7 Quick Takes: Volume 45


This week marked the birthday of Dorothy Day, one of my personal heroes and saints.  So this first take is devoted to her.  She said:

The greatest challenge of the day is: 
how to bring about a revolution of the heart, a revolution 
which has to start with each one of us?

In the midst of the Occupy movements happening all over the country, this question is more relevant than ever.

I have two books to recommend in honor of Dorothy's birthday.  The first is hers, The Long Loneliness, a wonderful, spiritually uplifting book about her conversion, her life and her work.  The second is the book The Life You Save May Be Your Own: An American Pilgrimage, by Paul Elie.  Described by its publisher as "the story of four modern American Catholics who made literature out of their search for God," this engaging book weaves together the biographies of Dorothy Day, Flannery O'Connor, Walker Percy, and Thomas Merton.  I received this book as a gift years ago, and although it's been awhile since I read it, it remains a well-loved favorite.  If not for my wonderful husband and five beautiful children (so, if not for my entire life), I would run off to live a life like these four people did: part social activist, part hermit contemplative, all writer.

Both books are well worth your time and your brain.

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And that's the only important take I've got today.  The rest are silly little things my kids did and said this week, and a couple of odds and ends:


Son: "Mom, can a marriage survive without dishonesty?"

Mom: "You mean without honesty."

Son, with twinkle in eye: "No, I mean dishonesty.  Can a marriage survive without it?"

Mom:  "Remind me to be less sarcastic with my next family."

Because clearly, it's too late with this one.


Son, looking at an animal encyclopedia: "MOM!  Did you know there's such a thing as a SPERM WHALE?"

And before mom can answer, he runs out of the room to find his brother and shouts: "I KNOW WHY THAT WHALE IS NAMED MOBY DICK!  BECAUSE HE'S A SPERM WHALE!!!!!"


No words needed.  And none could I find.


Late one night, just as I was drifting off to bed, I heard the alarm on my son's phone go off.
BREEP BREEP, breep breep.  BREEP BREEP, breep breep.    BREEP BREEP, breep breep.  BREEP BREEP, breep breep.  BREEP BREEP, breep breep.  BREEP BREEP, breep breep.  BREEP BREEP, breep breep.  
The darn thing doesn't stop until someone presses the OK button.  And this has happened before.  Once, the phone was right next to him, and it woke up his brother, but not him, and his poor brother didn't know how to turn it off and was tormented by it for 15 minutes before he came and got me.  (And yes, I suggested that next time he wake up his brother, and not me.)

This time, the phone was in the living room, and neither boy heard it.  But I did, even though I was upstairs.  Disgusted, I threw the warm blankets off, and stormed downstairs in righteous indignation.  What is so important that he needs to set an alarm for this hour?  I picked up the phone and gave the OK button a vigorous, annoyed poke.  And then saw the event that was important enough for him to set an alarm:  Mom's Birthday.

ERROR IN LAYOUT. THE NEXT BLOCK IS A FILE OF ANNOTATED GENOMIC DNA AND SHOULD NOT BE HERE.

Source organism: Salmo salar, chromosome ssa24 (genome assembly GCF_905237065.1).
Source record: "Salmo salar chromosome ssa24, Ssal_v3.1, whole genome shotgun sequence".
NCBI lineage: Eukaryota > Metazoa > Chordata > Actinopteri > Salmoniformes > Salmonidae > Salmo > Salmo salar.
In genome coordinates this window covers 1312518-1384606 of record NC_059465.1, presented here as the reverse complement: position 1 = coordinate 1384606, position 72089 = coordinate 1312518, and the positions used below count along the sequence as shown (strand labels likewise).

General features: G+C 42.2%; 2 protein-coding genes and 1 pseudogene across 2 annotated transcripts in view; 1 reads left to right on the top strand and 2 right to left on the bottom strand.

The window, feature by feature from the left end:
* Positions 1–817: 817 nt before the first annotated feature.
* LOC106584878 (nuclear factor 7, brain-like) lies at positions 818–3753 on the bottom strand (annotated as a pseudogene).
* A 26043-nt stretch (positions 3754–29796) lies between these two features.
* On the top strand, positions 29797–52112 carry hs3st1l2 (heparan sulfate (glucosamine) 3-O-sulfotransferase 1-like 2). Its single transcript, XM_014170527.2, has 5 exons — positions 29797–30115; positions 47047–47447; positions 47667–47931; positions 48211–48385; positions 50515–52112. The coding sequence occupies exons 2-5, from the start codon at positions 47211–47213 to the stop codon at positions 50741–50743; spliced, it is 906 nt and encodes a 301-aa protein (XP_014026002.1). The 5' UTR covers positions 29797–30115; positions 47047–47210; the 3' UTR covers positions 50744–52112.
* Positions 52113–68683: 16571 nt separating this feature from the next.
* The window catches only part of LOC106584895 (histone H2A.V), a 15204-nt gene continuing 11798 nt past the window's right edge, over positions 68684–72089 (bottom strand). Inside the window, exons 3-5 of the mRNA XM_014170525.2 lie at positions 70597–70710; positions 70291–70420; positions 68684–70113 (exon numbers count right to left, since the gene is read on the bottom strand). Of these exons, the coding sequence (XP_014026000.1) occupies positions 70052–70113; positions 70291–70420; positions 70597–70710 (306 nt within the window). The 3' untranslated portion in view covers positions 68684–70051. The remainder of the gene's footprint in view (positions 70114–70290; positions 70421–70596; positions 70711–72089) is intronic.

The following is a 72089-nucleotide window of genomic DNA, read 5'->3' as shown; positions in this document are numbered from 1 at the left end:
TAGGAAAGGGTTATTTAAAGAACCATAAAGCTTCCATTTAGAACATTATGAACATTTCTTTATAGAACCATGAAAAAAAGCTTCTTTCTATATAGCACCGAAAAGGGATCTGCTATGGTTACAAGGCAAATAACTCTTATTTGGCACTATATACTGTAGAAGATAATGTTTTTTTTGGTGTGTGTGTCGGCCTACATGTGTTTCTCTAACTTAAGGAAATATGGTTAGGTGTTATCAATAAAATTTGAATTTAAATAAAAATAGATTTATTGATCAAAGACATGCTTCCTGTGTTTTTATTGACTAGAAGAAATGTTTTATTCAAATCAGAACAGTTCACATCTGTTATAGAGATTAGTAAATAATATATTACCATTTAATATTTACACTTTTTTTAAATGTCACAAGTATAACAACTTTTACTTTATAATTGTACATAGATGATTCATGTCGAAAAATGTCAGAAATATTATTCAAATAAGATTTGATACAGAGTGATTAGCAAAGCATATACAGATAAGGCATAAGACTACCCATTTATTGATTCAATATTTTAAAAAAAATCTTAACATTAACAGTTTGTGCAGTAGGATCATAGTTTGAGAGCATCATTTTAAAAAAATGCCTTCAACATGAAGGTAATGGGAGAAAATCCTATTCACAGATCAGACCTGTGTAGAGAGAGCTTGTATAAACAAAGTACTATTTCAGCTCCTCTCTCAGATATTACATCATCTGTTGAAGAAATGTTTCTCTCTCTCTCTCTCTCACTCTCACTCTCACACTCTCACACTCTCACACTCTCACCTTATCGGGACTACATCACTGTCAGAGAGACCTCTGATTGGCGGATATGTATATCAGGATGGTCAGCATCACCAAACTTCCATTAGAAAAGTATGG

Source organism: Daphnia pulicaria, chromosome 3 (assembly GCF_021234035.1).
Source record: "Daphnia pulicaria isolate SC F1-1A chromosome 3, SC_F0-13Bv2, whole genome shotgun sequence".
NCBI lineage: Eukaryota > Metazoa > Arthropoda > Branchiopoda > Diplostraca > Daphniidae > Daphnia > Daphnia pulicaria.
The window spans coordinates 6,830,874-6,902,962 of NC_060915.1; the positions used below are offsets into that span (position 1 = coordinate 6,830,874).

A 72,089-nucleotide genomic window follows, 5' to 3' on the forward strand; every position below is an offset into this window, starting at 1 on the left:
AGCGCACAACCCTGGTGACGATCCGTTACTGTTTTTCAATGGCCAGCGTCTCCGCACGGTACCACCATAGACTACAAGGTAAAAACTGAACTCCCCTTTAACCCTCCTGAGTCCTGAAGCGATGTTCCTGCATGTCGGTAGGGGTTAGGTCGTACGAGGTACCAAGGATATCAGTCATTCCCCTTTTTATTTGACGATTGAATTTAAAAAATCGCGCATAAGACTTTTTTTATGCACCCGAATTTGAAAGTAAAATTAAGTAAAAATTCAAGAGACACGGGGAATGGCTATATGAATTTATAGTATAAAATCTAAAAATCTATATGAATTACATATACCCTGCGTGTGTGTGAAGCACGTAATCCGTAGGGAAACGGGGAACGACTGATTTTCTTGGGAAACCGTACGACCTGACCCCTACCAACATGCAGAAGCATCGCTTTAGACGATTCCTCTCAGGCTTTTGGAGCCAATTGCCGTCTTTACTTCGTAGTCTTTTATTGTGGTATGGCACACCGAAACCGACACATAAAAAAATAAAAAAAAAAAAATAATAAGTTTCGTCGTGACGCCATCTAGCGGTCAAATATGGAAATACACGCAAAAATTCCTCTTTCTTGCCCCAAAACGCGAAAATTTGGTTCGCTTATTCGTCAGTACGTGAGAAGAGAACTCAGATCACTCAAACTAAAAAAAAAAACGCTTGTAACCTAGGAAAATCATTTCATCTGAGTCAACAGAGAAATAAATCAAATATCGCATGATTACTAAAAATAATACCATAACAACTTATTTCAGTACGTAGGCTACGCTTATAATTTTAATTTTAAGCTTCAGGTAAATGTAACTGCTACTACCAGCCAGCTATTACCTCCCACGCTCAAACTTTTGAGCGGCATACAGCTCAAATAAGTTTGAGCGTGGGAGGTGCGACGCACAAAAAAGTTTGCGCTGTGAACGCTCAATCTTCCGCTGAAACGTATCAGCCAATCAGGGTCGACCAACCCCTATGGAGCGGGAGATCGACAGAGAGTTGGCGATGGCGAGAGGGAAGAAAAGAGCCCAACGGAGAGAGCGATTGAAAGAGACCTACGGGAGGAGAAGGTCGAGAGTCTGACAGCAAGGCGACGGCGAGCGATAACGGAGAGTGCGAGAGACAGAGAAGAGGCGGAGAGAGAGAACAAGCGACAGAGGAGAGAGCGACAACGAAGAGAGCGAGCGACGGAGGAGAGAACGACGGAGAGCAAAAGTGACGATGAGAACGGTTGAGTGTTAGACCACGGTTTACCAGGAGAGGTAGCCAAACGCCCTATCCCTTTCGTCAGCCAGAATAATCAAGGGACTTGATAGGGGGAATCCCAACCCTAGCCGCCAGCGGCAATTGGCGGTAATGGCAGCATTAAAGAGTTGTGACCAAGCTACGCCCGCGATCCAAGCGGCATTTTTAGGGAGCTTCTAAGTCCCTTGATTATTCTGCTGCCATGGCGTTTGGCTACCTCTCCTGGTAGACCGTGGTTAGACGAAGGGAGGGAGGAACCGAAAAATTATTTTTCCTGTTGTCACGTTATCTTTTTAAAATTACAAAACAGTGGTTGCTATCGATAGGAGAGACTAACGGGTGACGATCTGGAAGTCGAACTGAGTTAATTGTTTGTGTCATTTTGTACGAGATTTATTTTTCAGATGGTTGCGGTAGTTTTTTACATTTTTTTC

Oh.  OK.  That's worth it.  Except he slept through it.  But it's the thought that counts.  I guess.


We went to the Monterey Bay Aquarium this week.  What an amazing place.  My favorites sighting?  The Leafy Sea Dragon!  This creature is, I think, the single most amazing living thing I've ever laid eyes on:

I want to be this guy!

I made the boys super mad at me right before we left the house that morning by telling them they could not bring their ipods.  Call me crazy, but I sort of wanted to have a shared experience, even of the driving time, and wasn't interested in watching them bury their faces in electronic devices and plugging their ears with headphones.  So we had a high grump factor as we began our day.  But then, we listened to the story From the Mixed Up Files of Mrs. Basil E. Frankweiler during the car trip, both directions, and lo and behold, they all loved it.  This is a great story, so I guess I'm offering up a second Recommended Reading (or Listening).

The day was great.  The traffic at the tail end nearly killed me.  I can't wait to go back.


My youngest asked me this week: "Mommy, how does a person come from another person if the person the new person comes from is already in the world?"

Translation: how are babies made?

I think she was confused because we had been talking a few days earlier about how we all come from God.  So she's thinking something like: "Wait.  A baby comes from God?  I thought a baby comes from a mommy.  And a mommy is here, not in Heaven with God.  So what's the deal with that?"

I told her that it's kind of like planting a seed, and that God (!) plants that seed inside a mommy, and then the baby grows from there.  She said:

"I don't get it."

I tried again with basically the same idea.  She said:

"I don't get it!  How does a plant become a person?"

I tried to explain that the seed in question is not a plant seed, that it's a person seed.  She said:

"Whatever.  Can I have some candy?"

Yes, sweet Jesus, yes!

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Please visit the 7 Quick Takes host at Conversion Diary, follow a few links to other Quick Takers, and throw out a comment or two.
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Kitty Moore said…
'Can a marriage survive without dishonesty?'- absolute genius!
emireland said…
Can I repost the Moby Dick comment?!?
So this is what kids learn when they are home schooled ;)

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